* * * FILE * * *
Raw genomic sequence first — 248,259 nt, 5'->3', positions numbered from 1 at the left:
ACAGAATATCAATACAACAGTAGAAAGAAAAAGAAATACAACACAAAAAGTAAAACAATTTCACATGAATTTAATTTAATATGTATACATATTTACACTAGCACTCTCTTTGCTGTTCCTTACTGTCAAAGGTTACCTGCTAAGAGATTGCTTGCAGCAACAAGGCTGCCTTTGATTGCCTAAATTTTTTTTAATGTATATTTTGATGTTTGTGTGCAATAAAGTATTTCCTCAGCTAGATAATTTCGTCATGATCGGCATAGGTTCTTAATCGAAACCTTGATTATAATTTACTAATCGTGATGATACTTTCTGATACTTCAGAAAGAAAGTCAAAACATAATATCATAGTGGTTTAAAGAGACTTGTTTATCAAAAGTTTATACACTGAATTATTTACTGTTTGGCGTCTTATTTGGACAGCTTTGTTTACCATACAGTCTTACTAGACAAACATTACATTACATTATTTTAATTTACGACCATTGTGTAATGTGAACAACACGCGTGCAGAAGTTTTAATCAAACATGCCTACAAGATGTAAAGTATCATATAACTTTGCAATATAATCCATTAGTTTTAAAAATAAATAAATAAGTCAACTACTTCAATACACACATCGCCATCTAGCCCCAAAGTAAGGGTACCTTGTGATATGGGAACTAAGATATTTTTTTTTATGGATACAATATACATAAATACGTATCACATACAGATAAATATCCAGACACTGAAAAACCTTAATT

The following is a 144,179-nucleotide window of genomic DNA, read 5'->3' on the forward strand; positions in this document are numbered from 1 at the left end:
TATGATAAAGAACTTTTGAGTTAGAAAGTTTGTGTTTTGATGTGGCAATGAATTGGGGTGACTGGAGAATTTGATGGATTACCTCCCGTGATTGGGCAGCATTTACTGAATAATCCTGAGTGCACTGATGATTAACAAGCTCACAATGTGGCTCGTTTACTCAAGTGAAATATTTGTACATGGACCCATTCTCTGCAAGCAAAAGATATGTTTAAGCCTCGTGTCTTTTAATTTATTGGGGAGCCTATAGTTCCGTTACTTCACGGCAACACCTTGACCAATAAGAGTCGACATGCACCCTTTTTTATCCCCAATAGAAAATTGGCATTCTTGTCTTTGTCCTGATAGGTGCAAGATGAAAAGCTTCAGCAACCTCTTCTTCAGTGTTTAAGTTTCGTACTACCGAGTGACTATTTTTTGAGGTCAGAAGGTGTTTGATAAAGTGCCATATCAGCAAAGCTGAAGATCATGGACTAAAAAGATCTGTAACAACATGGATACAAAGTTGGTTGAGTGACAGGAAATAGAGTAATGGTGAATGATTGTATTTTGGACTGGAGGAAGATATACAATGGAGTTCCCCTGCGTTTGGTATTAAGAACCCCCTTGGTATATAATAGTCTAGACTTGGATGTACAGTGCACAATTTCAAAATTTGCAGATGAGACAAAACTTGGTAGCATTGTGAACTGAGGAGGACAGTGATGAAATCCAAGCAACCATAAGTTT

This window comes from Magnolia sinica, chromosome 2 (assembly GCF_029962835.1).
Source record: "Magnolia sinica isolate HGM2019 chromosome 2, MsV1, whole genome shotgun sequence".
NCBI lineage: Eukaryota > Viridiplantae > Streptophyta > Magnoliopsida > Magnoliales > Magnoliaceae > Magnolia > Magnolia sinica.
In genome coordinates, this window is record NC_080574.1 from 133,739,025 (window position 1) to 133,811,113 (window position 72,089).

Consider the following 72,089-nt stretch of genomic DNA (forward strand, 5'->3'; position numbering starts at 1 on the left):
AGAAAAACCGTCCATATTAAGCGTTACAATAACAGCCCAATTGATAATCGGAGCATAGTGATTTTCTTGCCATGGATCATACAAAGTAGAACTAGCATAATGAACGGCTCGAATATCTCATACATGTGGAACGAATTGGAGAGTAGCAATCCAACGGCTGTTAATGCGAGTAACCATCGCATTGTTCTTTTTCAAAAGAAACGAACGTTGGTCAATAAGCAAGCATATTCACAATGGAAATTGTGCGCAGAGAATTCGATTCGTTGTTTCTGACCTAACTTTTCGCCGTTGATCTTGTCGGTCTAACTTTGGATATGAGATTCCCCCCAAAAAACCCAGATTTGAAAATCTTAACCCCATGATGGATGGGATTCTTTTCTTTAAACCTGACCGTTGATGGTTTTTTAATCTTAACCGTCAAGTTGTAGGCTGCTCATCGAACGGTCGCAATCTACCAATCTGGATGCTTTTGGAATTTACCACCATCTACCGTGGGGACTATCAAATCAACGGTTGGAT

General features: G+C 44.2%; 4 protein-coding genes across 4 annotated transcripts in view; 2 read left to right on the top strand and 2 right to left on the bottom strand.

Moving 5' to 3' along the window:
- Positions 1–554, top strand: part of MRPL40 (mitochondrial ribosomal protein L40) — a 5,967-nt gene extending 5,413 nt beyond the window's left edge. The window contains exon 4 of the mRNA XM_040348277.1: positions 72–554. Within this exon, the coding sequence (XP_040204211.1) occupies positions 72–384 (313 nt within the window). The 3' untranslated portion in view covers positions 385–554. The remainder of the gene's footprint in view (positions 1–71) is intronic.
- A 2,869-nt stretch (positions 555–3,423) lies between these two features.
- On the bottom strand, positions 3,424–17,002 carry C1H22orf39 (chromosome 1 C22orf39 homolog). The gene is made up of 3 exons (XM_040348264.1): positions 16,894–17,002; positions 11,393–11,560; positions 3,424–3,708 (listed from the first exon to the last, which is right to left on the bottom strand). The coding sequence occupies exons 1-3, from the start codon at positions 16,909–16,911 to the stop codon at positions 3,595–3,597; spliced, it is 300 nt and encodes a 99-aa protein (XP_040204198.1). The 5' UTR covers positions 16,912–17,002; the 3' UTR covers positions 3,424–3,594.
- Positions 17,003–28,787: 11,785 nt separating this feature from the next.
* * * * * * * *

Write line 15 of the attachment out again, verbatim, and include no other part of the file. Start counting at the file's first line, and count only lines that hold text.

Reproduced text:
- On the bottom strand, positions 3,424–17,002 carry C1H22orf39 (chromosome 1 C22orf39 homolog). The gene is made up of 3 exons (XM_040348264.1): positions 16,894–17,002; positions 11,393–11,560; positions 3,424–3,708 (listed from the first exon to the last, which is right to left on the bottom strand). The coding sequence occupies exons 1-3, from the start codon at positions 16,909–16,911 to the stop codon at positions 3,595–3,597; spliced, it is 300 nt and encodes a 99-aa protein (XP_040204198.1). The 5' UTR covers positions 16,912–17,002; the 3' UTR covers positions 3,424–3,594.